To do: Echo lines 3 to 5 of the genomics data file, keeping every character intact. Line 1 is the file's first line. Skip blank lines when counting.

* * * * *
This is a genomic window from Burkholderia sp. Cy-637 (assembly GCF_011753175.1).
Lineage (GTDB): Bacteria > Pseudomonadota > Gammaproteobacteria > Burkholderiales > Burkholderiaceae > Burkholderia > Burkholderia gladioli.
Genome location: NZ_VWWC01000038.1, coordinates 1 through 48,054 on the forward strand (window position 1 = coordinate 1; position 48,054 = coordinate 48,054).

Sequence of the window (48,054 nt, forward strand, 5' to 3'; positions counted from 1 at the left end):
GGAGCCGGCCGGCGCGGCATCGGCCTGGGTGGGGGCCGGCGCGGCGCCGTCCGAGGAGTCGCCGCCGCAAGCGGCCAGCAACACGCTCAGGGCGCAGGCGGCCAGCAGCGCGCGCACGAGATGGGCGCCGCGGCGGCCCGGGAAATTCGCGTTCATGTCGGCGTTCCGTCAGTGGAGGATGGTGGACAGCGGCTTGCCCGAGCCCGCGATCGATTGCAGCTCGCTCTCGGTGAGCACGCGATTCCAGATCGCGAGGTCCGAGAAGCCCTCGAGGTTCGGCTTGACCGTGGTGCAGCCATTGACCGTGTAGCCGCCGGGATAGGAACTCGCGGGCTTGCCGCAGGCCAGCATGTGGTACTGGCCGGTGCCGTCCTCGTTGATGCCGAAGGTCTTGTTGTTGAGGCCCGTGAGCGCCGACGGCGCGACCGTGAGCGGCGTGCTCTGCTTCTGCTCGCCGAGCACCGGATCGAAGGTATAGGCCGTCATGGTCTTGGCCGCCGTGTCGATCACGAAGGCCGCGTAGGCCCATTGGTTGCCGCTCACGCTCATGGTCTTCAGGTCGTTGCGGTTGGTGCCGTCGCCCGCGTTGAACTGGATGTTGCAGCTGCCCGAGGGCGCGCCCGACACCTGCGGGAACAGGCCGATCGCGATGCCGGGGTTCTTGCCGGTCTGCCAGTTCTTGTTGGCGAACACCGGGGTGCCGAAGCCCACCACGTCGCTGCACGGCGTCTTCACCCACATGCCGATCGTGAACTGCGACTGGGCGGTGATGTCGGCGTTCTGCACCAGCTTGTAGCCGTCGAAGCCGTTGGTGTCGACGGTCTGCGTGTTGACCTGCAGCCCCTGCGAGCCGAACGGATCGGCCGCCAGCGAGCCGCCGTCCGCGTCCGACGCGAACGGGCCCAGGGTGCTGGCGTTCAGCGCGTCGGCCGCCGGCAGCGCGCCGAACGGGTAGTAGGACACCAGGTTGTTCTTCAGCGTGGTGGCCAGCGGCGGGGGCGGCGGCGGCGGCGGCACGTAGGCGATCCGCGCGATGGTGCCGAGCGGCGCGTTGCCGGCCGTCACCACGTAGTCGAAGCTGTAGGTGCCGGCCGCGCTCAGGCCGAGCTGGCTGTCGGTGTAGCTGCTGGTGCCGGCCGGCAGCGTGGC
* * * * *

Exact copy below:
Genome location: NZ_VWWC01000038.1, coordinates 1 through 48,054 on the forward strand (window position 1 = coordinate 1; position 48,054 = coordinate 48,054).

Sequence of the window (48,054 nt, forward strand, 5' to 3'; positions counted from 1 at the left end):
GGAGCCGGCCGGCGCGGCATCGGCCTGGGTGGGGGCCGGCGCGGCGCCGTCCGAGGAGTCGCCGCCGCAAGCGGCCAGCAACACGCTCAGGGCGCAGGCGGCCAGCAGCGCGCGCACGAGATGGGCGCCGCGGCGGCCCGGGAAATTCGCGTTCATGTCGGCGTTCCGTCAGTGGAGGATGGTGGACAGCGGCTTGCCCGAGCCCGCGATCGATTGCAGCTCGCTCTCGGTGAGCACGCGATTCCAGATCGCGAGGTCCGAGAAGCCCTCGAGGTTCGGCTTGACCGTGGTGCAGCCATTGACCGTGTAGCCGCCGGGATAGGAACTCGCGGGCTTGCCGCAGGCCAGCATGTGGTACTGGCCGGTGCCGTCCTCGTTGATGCCGAAGGTCTTGTTGTTGAGGCCCGTGAGCGCCGACGGCGCGACCGTGAGCGGCGTGCTCTGCTTCTGCTCGCCGAGCACCGGATCGAAGGTATAGGCCGTCATGGTCTTGGCCGCCGTGTCGATCACGAAGGCCGCGTAGGCCCATTGGTTGCCGCTCACGCTCATGGTCTTCAGGTCGTTGCGGTTGGTGCCGTCGCCCGCGTTGAACTGGATGTTGCAGCTGCCCGAGGGCGCGCCCGACACCTGCGGGAACAGGCCGATCGCGATGCCGGGGTTCTTGCCGGTCTGCCAGTTCTTGTTGGCGAACACCGGGGTGCCGAAGCCCACCACGTCGCTGCACGGCGTCTTCACCCACATGCCGATCGTGAACTGCGACTGGGCGGTGATGTCGGCGTTCTGCACCAGCTTGTAGCCGTCGAAGCCGTTGGTGTCGACGGTCTGCGTGTTGACCTGCAGCCCCTGCGAGCCGAACGGATCGGCCGCCAGCGAGCCGCCGTCCGCGTCCGACGCGAACGGGCCCAGGGTGCTGGCGTTCAGCGCGTCGGCCGCCGGCAGCGCGCCGAACGGGTAGTAGGACACCAGGTTGTTCTTCAGCGTGGTGGCCAGCGGCGGGGGCGGCGGCGGCGGCGGCACGTAGGCGATCCGCGCGATGGTGCCGAGCGGCGCGTTGCCGGCCGTCACCACGTAGTCGAAGCTGTAGGTGCCGGCCGCGCTCAGGCCGAGCTGGCTGTCGGTGTAGCTGCTGGTGCCGGCCGGCAGCGTGGC